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A repository with population reports about restitution centers in Mississippi from the state's department of corrections
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data_documents public data from Mississippi restitution story. Jan 8, 2020
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README.md public data from Mississippi restitution story. Jan 8, 2020

README.md

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By Andrew R. Calderon

Restitution

In the state of Mississippi, judges lock up people while they work to earn money to pay off court-ordered debts. The Marshall Project and Mississippi Today took a dive into this modern-day debtor's prison program and found a system in which just a quarter of the money that inmates make — sometimes working dangerous jobs — goes to pay their victims.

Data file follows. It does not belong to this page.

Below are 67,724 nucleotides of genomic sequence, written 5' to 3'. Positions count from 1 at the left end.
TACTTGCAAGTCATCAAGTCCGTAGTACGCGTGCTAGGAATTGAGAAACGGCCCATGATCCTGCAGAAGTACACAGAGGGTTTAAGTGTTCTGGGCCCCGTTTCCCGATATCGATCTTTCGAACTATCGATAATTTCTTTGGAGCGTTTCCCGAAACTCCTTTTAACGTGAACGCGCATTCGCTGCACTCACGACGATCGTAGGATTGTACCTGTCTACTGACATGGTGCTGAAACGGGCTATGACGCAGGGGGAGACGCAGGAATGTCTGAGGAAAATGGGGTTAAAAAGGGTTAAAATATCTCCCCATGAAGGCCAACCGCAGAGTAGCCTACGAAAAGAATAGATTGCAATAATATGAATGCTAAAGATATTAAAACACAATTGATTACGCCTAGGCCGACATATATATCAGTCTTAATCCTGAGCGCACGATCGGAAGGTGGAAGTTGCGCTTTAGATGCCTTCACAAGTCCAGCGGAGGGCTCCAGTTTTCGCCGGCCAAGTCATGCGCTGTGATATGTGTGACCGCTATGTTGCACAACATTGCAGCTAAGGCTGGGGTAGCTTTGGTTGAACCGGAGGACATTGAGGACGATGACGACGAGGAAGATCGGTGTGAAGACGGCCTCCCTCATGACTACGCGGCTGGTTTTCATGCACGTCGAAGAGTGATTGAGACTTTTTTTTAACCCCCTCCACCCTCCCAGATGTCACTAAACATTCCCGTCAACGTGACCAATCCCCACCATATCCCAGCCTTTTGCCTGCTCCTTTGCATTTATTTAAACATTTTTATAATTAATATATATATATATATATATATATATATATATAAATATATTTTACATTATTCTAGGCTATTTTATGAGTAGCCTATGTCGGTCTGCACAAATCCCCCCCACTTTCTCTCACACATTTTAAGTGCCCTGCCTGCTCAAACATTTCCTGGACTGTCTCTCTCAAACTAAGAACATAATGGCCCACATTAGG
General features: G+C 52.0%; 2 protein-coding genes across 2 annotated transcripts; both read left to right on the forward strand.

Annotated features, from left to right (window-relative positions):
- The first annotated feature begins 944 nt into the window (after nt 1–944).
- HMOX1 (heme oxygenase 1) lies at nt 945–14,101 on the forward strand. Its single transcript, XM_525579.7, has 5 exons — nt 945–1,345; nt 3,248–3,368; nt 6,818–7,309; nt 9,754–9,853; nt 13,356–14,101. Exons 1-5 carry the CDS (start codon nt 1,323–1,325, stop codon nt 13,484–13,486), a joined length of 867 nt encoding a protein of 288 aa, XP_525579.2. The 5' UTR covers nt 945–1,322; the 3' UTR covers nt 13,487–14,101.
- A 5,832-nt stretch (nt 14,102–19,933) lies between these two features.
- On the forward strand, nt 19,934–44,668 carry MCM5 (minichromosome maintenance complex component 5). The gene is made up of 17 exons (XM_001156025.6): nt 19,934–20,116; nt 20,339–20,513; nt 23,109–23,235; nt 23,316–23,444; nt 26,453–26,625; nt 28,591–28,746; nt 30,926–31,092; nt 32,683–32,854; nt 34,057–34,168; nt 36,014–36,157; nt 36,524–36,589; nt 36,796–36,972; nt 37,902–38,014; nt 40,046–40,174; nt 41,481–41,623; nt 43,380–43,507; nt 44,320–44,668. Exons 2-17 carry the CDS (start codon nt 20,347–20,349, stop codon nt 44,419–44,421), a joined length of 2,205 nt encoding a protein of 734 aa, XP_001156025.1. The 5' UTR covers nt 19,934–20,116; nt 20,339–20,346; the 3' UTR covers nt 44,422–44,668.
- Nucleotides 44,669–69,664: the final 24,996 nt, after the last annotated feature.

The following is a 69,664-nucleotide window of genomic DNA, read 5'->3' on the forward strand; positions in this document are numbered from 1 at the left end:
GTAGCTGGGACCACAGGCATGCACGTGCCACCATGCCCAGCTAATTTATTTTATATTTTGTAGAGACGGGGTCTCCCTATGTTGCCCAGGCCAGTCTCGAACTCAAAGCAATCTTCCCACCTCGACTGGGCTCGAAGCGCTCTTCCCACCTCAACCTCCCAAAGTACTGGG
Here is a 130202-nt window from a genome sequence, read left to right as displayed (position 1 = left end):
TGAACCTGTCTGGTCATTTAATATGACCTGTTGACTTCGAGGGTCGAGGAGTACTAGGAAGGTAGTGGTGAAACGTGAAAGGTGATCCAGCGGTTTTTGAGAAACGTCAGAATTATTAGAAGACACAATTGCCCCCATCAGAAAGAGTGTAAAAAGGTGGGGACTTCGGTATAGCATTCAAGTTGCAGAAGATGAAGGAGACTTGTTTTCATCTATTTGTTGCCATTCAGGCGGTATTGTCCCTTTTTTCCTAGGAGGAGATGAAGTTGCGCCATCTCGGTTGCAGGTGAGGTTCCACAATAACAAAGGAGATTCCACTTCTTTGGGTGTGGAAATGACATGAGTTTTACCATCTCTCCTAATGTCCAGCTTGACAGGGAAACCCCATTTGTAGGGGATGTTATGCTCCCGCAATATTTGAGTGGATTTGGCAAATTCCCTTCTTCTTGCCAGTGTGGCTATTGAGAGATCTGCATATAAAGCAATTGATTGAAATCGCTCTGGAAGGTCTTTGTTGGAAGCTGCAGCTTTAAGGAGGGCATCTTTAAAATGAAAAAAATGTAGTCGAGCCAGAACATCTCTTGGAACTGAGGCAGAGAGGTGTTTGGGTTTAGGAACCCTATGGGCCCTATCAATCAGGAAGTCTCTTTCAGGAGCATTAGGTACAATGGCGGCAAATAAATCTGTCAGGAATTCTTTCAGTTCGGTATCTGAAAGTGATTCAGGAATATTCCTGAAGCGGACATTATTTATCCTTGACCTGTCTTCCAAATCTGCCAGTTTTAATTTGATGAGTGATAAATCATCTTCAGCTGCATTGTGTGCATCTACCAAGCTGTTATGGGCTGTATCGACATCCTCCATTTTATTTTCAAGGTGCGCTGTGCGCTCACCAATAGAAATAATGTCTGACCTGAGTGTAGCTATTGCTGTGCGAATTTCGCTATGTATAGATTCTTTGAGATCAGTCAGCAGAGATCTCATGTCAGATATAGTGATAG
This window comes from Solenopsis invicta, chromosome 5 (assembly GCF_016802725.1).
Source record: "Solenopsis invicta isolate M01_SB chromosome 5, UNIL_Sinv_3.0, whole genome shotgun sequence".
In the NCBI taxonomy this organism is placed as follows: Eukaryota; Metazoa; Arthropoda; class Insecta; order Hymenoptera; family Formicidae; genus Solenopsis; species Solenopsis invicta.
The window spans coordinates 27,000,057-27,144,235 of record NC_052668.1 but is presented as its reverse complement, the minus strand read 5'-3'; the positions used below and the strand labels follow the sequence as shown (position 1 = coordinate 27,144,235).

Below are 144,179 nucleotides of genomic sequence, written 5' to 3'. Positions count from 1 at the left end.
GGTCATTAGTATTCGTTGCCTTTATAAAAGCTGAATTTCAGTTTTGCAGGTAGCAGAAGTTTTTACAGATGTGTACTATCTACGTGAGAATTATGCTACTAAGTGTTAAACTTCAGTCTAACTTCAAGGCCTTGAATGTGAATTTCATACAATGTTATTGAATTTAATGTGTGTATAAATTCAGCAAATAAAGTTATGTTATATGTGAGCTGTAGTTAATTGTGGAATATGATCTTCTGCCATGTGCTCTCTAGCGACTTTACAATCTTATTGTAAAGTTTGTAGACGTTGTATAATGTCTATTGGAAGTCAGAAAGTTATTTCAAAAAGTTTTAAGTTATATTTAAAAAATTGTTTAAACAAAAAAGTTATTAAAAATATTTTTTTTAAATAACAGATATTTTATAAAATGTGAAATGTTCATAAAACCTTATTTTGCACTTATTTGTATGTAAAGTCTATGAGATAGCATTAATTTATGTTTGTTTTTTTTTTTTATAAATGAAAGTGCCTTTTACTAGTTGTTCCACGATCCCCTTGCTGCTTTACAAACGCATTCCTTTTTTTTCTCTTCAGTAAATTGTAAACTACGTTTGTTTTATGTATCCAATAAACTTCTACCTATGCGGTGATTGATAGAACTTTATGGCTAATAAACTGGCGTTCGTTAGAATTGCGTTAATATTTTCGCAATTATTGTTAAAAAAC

Using investigative reporting and data journalism, "Think Debtor's Prisons Are a Thing of the Past? Not in Mississippi," tells the story of the last remaining restitution centers in the country.

Included in this repo are documents from the Mississippi Department of Corrections that show how the population of the restitution system has changed between December 2014 and August 2019.

If you'd like to use the data, please read on to understand its provenance.

Data Sources and Methods

Mississippi Today and The Marshall Project compiled these documents using Mississippi's Public Records Act.

We requested population reports from the Mississippi Department of Corrections, which tell us the inmate population in each restitution center at the beginning of the month. The reports also include information like the average number of inmates employed in a given month and how many absconded.

The report for each month is generated using the previous month's data, so the February 2018 report is based on the January 2018 data, and so on.

We transcribed the population totals to analyze how the overall population has changed from the end of 2014 to the middle of 2019. You can find those in this spreadsheet.

Contributors

It takes a village to raise a data story. This one benefitted from the scrutiny, creativity and talents of:

Questions, Comments?

See a way we can improve this repo? We love feedback!

Contact us at: acalderon@themarshallproject.com

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